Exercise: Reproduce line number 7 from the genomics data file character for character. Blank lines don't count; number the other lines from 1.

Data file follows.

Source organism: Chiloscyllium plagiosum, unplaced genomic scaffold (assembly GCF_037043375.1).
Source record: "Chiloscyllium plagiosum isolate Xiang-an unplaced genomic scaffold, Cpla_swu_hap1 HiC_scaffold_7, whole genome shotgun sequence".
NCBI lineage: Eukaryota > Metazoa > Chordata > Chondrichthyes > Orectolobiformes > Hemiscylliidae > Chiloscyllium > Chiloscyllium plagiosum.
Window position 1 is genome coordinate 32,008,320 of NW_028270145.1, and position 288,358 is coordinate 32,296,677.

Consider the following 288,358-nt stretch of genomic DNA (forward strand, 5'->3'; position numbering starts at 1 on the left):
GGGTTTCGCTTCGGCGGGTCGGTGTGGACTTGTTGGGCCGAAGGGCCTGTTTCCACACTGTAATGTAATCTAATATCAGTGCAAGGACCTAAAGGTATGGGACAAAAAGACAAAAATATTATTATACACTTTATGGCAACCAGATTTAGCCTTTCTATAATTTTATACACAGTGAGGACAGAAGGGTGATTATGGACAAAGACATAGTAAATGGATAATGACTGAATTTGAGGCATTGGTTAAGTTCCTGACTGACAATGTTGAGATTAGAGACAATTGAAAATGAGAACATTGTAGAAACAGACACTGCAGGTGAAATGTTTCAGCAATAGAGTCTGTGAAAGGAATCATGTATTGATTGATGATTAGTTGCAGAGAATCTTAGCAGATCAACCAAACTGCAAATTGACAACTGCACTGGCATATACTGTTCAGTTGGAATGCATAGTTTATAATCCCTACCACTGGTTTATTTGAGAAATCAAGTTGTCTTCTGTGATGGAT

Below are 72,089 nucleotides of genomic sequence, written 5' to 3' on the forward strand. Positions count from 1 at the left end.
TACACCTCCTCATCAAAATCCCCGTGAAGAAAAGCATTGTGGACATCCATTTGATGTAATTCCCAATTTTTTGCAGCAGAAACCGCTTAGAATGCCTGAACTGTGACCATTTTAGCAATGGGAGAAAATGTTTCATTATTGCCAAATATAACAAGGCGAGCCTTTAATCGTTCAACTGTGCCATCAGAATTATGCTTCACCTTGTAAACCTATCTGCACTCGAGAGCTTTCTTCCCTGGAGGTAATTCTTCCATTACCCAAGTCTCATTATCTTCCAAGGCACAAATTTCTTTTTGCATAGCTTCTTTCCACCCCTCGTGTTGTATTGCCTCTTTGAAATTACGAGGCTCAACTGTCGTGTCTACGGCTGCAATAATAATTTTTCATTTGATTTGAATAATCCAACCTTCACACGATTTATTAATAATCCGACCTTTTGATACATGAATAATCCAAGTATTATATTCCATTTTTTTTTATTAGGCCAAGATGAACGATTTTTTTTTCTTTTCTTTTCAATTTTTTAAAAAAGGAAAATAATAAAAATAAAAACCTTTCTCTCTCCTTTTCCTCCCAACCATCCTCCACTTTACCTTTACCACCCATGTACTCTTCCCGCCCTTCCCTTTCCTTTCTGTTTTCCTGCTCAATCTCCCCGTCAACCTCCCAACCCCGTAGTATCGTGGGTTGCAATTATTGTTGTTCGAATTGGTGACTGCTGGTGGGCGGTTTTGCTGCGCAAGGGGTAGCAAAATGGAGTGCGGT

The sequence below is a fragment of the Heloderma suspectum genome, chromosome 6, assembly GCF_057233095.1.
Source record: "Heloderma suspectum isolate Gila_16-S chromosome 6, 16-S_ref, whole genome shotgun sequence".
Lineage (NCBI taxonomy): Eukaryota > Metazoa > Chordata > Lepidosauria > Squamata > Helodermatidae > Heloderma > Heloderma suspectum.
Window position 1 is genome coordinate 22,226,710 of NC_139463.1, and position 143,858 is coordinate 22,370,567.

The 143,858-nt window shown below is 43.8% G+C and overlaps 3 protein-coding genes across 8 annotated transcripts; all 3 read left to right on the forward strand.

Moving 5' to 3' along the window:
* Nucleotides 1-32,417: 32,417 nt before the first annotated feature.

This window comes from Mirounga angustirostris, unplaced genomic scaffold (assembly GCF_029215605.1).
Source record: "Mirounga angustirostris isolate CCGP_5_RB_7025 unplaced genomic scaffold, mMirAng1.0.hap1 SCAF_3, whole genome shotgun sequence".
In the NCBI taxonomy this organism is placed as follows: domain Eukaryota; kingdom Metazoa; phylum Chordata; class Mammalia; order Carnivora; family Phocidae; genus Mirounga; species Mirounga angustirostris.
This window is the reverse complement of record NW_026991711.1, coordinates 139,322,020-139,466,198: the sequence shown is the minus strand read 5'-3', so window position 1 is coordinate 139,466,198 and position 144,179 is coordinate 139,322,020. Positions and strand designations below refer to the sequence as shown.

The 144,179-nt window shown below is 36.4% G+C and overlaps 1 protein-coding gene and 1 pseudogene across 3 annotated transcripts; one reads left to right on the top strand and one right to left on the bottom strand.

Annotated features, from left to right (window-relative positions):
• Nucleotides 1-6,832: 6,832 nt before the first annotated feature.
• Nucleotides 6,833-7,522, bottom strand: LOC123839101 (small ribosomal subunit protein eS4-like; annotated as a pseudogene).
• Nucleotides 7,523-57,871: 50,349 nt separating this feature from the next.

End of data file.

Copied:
Below are 72,089 nucleotides of genomic sequence, written 5' to 3' on the forward strand. Positions count from 1 at the left end.